I call it heresy
What is this heresy? What can we do about it?
A. W. Tozer writes in I Call It Heresy (pp. 9-10):
“… a notable heresy has come into being throughout our evangelical Christian circles—the widely-accepted concept that we humans can choose to accept Christ only because we need Him as Savior and that we have the right to postpone our obedience to Him as Lord as long as we want to!”
After more than 45 years of Christ-life, I continue to be amazed at the prevalence of this thinking among those who profess to be Christians. For instance, a person can say a “sinner’s prayer” and continue to live his or her life without any change. Nothing is demonstrated in their lives that manifests any relationship with Jesus Christ.
This is one of the reasons I seldom use the term “Christian.” Although it is a biblical term, it has lost much of its meaning in our culture. Instead, I use the term “follower of Jesus,” because it describes an activity of the soul that expresses itself in life.
Dallas Willard comments on this “heresy” in The Great Omission (p. 14):
“This ‘heresy’ has created the impression that it is quite reasonable to be a ‘vampire Christian.’ One in effect says to Jesus, ‘I’d like a little of your blood, please. But I don’t care to be your student or have your character. In fact, won’t you just excuse me while I get on with my life, and I’ll see you in heaven.’ But can we really imagine that this is an approach that Jesus finds acceptable?”
We may be uncomfortable with Willard’s graphic description—“vampire Christian”—but is he wrong?
In The Cost of Discipleship, Dietrich Bonhoeffer identifies this heresy as “cheap grace.” This “amounts to the justification of sin without the justification of the repentant sinner who departs from sin and from whom sin departs.”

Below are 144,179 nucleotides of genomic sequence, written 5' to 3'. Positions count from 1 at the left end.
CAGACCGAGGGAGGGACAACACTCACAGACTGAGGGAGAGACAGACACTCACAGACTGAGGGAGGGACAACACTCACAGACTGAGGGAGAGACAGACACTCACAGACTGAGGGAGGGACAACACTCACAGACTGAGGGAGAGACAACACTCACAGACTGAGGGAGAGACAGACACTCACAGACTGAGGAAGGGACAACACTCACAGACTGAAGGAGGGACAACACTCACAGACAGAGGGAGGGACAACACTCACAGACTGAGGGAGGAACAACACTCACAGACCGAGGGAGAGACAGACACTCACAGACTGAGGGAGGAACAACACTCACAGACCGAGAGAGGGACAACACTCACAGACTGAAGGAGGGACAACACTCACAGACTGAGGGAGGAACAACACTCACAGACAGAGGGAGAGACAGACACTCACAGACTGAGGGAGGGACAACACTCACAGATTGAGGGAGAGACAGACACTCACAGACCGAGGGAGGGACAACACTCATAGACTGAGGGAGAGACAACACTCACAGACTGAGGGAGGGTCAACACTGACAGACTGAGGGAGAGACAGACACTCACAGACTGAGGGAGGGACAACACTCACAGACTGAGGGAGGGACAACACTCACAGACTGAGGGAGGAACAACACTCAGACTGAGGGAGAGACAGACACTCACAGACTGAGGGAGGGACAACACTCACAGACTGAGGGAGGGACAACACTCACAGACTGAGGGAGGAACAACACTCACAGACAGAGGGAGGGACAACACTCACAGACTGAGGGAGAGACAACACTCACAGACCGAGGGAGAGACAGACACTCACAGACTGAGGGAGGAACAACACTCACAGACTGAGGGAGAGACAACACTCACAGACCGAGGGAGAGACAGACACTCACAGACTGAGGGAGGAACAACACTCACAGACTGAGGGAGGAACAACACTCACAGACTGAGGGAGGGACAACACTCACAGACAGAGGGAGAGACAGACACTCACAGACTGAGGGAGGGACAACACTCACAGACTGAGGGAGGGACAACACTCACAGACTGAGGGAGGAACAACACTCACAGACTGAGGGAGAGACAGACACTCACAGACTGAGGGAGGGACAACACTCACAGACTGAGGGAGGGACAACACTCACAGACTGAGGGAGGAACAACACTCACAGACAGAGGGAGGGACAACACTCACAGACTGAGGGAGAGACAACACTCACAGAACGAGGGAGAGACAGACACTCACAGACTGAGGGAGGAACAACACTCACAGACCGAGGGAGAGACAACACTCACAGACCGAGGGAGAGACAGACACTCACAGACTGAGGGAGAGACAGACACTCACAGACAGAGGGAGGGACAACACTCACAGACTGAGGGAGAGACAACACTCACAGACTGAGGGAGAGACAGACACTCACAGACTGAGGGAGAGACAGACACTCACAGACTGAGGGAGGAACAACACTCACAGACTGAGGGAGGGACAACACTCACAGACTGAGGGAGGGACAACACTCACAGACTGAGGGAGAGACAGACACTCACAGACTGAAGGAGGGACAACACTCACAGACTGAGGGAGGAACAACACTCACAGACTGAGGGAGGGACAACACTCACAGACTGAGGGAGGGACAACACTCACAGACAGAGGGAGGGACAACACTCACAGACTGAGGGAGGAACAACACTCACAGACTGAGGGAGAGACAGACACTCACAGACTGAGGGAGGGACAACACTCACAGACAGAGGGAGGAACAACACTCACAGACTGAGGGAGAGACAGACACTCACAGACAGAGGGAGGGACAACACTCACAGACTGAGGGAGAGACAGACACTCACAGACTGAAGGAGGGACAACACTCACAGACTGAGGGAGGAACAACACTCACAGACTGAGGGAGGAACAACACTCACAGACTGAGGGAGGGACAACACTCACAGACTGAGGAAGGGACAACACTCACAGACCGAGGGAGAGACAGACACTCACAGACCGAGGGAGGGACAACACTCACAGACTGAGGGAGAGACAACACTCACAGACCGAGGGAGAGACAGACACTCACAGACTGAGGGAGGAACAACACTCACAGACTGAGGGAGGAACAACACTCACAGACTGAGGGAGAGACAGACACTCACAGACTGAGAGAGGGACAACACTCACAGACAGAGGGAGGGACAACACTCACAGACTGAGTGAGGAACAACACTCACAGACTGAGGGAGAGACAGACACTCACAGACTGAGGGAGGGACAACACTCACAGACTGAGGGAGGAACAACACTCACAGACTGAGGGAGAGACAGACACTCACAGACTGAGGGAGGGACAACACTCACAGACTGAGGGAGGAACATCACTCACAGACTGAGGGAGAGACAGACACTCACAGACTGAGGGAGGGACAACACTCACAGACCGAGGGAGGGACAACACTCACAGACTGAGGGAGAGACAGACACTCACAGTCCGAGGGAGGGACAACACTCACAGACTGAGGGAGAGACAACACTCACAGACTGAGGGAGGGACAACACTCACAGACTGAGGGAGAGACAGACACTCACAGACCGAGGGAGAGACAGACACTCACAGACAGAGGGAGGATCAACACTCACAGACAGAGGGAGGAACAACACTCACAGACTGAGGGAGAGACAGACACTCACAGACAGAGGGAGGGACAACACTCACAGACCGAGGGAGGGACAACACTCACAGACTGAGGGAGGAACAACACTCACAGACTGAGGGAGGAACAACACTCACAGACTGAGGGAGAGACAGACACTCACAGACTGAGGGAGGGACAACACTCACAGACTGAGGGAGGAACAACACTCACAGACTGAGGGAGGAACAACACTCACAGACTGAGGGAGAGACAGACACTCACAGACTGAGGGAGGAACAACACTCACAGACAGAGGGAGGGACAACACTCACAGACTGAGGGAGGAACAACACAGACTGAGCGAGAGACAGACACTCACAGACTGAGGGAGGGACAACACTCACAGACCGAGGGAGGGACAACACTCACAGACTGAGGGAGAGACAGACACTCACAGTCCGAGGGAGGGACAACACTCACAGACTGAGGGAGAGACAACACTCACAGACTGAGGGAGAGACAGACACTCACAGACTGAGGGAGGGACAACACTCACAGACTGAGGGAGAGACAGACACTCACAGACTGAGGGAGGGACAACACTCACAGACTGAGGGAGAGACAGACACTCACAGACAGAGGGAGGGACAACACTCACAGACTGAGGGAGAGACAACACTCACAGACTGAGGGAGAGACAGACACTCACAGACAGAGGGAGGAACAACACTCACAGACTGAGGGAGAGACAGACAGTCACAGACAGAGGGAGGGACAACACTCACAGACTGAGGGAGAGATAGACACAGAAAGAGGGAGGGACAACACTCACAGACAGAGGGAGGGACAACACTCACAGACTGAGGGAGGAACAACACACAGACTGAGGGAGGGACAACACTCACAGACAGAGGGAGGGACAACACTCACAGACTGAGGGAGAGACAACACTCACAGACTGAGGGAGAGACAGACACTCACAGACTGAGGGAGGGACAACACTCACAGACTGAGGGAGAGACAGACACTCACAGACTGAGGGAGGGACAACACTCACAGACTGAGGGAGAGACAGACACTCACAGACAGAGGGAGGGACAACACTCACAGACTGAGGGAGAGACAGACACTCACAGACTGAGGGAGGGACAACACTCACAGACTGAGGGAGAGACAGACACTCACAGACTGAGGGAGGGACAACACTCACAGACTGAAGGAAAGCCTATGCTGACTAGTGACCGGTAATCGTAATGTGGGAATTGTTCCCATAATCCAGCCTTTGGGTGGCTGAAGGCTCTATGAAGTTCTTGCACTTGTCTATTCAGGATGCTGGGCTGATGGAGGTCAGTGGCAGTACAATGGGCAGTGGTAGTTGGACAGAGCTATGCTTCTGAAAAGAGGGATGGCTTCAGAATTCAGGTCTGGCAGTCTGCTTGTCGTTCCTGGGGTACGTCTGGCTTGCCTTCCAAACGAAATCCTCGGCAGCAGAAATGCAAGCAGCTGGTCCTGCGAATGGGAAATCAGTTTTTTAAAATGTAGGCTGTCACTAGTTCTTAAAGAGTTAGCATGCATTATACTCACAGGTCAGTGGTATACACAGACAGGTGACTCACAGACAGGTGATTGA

He continues (p. 47):
“Cheap grace is the preaching of forgiveness without requiring repentance, baptism without church discipline, communion without confession, absolution without personal confession. Cheap grace is grace without discipleship, grace without the cross, grace without Jesus Christ, living and incarnate.”
“Heresy,” “vampire Christians,” “cheap grace” – three ways of describing a condition that presumes it's Christian, but isn't.
Where do you stand?
What God desires
God’s great purpose for each of us is that we are conformed to the image of his Son, Jesus Christ (see Romans 8:28-29; 1 John 3:2-3; 2Corinthians 3:18). The process of this transformation is discipleship.
Jesus commissioned the eleven with these words (Matthew 28:18-20):
“All authority in heaven and earth has been given to me. Therefore go and make disciples of all nations, baptizing them in the name of the Father and of the Son and of the Holy Spirit, and teaching them to obey everything I have commanded you. And surely I am with you always, to the very end of the age.”
In the past week, I’ve had the privilege of teaching three groups of enthusiastic followers of Jesus. Jesus Christ and His Great Commission have been at the center of our discussions and prayers.
How do we go about fulfilling and living this command of our Lord?
Willard (p. 72-73) observes:
“… I know of no current denomination or local congregation that has a concrete plan and practice for teaching people to do ‘all things whatsoever I have commanded you.’ Very few even regard this as something we should actually try to do, and many think it to be simply impossible.”
Here’s my proposal.
Matthew, in his Gospel account, has provided us with a paradigm for making disciples. We simply need to reclaim that paradigm and begin to live it as communities of God’s people.
In future posts, we’ll examine ways in which we can read Matthew’s Gospel more “thickly,” discern what it means in our time and place, and live it out in God-honoring ways.
John B. MacDonald
Dr. John B. MacDonald has served for decades as a lawyer and pastor-teacher. He is an associate with Outreach Canada and focuses on equipping and encouraging others to become more like Jesus Christ and to live all of life with God-honoring competence and joy.www